Steve says: “We’ve had the Great Resignation and now seem to be going through the Great Retirement when, with a new spirit, we can foster the Great Return by updating our perspective on what the over 50s can contribute to our economy in the 21st century.
“At a time when we collectively need the experience of mature colleagues in a turbulent economy, companies should be focusing on how they can retain knowledge and skills which will be invaluable.
“We know the pandemic saw a shake-out in older people leaving the workplace but this snapshot shows that just under half could be persuaded to return if business built on the widespread success of hybrid working which helped many weather the pandemic.
“It’s a fact older colleagues have to juggle demands like caring for relatives and employers who recognise this will reap the rewards in productivity, creativity and engagement. Now is the time to extend the lessons we learned during covid, not to consign them to history.”
Of the four in ten, the ONS survey, carried out last month, found more than half would change their mind to spend time with colleagues and for income but one in three cited flexible working as the most important aspect, followed by home working (18%) and consideration for caring obligations (16%).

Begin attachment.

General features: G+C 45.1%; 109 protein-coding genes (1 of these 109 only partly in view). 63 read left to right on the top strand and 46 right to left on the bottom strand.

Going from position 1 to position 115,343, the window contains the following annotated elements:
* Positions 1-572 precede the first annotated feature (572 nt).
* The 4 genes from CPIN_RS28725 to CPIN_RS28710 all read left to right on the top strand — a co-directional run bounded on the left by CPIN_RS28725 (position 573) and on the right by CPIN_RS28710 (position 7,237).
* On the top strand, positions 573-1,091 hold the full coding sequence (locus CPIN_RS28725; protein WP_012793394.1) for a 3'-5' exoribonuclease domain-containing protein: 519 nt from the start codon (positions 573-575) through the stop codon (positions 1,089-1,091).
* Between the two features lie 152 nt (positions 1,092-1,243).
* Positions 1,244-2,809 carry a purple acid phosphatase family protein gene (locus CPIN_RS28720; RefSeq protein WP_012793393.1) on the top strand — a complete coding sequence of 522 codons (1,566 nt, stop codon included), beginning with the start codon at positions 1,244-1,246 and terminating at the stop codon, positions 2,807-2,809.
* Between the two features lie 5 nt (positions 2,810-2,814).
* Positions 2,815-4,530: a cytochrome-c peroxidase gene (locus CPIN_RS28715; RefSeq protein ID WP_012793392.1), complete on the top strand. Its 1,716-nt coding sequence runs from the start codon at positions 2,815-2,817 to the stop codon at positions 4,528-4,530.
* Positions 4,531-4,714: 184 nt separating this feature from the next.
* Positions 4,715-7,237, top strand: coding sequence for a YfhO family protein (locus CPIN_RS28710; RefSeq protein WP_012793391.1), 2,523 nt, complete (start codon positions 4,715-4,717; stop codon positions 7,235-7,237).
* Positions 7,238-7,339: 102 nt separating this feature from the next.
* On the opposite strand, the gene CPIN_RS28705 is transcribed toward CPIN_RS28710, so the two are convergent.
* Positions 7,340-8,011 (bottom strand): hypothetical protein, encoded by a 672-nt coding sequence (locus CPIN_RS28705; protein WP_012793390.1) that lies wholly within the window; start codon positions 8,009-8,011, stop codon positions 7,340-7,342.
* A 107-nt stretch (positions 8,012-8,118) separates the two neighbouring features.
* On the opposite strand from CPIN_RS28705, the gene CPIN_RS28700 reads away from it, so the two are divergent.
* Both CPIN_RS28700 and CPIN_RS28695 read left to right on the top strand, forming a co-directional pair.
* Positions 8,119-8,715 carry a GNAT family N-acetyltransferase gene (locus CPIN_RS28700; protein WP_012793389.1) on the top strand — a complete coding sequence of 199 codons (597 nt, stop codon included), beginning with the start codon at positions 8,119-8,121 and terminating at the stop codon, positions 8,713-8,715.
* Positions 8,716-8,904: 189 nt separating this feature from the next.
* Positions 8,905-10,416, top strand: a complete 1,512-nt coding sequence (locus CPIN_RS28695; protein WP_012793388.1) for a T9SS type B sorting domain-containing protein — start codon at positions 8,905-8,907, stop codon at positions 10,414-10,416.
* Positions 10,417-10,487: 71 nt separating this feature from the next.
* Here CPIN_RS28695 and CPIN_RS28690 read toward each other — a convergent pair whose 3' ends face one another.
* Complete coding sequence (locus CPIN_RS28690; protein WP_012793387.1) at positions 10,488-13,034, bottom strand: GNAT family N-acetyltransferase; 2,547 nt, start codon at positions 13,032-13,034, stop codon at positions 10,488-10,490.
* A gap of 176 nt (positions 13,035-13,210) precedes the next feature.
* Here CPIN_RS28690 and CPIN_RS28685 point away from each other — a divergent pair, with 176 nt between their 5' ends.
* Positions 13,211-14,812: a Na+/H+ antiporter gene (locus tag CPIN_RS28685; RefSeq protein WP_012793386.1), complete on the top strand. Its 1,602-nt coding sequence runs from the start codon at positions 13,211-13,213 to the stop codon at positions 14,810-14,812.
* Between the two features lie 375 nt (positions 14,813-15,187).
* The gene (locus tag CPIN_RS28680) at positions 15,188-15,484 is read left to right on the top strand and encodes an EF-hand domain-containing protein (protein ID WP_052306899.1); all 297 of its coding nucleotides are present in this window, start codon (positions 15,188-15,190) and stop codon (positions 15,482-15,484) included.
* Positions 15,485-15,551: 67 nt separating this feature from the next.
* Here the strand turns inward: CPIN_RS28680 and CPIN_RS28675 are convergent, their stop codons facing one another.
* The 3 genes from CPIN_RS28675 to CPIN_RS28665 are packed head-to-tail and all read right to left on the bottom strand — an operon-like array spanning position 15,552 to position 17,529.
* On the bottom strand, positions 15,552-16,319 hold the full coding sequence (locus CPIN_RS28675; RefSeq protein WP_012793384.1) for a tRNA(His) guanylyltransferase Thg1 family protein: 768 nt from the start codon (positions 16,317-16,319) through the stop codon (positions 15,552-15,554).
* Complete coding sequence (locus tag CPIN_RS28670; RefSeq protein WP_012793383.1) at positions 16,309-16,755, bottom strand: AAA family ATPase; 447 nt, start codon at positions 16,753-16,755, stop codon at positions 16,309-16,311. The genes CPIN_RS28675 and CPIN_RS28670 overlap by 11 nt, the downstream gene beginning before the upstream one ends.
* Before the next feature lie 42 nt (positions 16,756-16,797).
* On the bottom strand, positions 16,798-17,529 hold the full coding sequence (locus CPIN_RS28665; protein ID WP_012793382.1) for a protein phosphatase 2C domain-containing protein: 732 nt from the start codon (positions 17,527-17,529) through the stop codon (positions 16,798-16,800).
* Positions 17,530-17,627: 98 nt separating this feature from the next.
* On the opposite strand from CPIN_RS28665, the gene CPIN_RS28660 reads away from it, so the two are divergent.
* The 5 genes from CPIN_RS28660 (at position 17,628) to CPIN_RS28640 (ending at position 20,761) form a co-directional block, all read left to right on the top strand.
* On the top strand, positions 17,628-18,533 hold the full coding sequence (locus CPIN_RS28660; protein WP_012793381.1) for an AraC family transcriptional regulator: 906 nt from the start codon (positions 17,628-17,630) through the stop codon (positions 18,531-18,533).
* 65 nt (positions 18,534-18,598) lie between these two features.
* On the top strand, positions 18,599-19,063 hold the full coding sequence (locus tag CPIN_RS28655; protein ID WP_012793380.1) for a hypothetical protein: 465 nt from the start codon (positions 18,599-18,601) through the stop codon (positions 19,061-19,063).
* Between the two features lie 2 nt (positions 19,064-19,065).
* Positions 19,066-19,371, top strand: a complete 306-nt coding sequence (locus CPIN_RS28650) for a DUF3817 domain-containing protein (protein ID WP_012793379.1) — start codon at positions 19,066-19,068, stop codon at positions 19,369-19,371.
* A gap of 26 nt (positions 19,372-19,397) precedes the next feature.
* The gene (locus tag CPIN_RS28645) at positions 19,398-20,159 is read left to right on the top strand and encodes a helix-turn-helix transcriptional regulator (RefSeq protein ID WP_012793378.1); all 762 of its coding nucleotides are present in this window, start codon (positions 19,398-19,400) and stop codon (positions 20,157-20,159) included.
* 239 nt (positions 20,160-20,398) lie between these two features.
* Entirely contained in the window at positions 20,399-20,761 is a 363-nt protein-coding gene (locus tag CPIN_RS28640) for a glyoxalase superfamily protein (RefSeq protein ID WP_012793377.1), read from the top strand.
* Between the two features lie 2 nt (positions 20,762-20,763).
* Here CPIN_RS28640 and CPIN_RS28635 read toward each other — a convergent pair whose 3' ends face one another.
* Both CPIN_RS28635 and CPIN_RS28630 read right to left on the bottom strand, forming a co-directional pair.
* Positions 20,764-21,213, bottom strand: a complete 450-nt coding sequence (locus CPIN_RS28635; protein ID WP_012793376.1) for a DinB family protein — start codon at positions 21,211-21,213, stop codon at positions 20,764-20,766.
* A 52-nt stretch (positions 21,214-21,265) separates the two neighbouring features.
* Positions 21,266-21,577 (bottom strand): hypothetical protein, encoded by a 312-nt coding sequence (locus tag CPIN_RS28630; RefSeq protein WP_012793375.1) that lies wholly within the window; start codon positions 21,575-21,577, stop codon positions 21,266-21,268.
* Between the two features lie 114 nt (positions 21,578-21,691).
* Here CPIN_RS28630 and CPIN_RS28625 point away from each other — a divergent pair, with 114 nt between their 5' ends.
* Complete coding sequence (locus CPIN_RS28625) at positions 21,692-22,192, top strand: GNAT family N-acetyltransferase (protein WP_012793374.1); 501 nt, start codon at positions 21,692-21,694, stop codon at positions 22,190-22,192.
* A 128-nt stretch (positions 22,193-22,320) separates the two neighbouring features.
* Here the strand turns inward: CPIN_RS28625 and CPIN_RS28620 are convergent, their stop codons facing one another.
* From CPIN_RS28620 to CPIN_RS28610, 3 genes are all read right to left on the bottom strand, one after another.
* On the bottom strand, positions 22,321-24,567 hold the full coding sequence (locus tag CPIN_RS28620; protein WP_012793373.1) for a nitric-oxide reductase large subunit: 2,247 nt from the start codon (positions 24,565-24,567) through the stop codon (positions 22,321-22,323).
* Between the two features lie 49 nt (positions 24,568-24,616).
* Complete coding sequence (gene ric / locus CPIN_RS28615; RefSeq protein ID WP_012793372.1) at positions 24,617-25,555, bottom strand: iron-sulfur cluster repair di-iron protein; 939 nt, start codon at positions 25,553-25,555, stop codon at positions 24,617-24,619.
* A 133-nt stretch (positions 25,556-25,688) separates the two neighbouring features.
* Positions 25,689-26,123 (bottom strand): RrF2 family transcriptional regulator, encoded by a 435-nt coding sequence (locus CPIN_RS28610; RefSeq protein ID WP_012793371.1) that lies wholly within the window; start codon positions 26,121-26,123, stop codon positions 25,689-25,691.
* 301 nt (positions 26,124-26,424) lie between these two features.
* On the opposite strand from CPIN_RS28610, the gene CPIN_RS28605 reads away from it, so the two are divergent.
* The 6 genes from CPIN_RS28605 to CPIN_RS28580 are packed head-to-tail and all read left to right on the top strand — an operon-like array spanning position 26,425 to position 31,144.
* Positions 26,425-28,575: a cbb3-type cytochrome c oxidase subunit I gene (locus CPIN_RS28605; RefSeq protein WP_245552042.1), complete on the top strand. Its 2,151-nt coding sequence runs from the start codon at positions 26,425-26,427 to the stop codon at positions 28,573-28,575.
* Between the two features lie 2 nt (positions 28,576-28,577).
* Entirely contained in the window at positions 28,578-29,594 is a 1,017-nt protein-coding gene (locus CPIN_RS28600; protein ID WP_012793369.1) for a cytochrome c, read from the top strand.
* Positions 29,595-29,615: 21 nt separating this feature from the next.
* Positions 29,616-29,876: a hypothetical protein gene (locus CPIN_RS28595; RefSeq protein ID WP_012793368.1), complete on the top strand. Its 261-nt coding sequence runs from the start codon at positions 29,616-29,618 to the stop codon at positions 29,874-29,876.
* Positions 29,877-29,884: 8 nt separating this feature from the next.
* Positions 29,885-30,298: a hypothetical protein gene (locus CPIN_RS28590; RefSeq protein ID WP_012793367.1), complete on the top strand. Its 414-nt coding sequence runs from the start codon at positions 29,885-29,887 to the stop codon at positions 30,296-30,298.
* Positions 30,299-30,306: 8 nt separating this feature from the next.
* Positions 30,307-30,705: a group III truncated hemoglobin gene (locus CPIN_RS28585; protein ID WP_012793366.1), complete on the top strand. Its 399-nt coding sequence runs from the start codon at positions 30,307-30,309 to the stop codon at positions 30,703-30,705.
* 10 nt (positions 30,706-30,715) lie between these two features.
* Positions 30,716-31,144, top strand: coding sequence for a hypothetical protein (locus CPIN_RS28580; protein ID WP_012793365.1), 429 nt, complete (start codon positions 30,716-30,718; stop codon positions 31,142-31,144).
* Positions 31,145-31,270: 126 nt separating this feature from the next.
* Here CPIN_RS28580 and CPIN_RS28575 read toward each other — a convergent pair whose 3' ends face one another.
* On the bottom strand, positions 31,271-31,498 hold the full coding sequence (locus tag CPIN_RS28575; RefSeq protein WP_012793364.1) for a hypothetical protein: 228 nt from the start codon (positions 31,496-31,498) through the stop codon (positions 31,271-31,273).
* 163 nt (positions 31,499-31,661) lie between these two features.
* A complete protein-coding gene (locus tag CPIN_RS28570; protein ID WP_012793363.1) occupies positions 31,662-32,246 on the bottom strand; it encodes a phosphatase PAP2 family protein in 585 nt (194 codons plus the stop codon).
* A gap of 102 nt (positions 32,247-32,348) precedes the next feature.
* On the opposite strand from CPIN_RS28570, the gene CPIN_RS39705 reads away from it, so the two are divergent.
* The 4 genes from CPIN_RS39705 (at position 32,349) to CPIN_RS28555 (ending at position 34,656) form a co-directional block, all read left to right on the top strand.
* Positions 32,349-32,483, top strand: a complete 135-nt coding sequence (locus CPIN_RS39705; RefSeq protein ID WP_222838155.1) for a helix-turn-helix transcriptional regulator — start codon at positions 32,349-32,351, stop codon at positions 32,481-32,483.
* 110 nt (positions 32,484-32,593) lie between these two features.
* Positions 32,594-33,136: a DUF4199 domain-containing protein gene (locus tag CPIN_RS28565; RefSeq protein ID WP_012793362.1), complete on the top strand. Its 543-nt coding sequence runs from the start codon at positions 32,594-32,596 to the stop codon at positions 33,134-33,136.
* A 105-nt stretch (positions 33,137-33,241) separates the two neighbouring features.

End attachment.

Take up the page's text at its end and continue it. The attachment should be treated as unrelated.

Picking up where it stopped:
The ONS will publish more detailed survey findings on March 14th.
Previous data from ONS at the end of 202, showed 170,000 fewer over 50s employed compared to pre-pandemic levels, and over 50s were facing the largest number of redundancies of any age group – over 39,000 between August and October 2021[i].
And recent research from the Achievers Workforce Institute showed that the Great Resignation in the UK continues with four in ten of planning to look for new jobs in 2022[ii].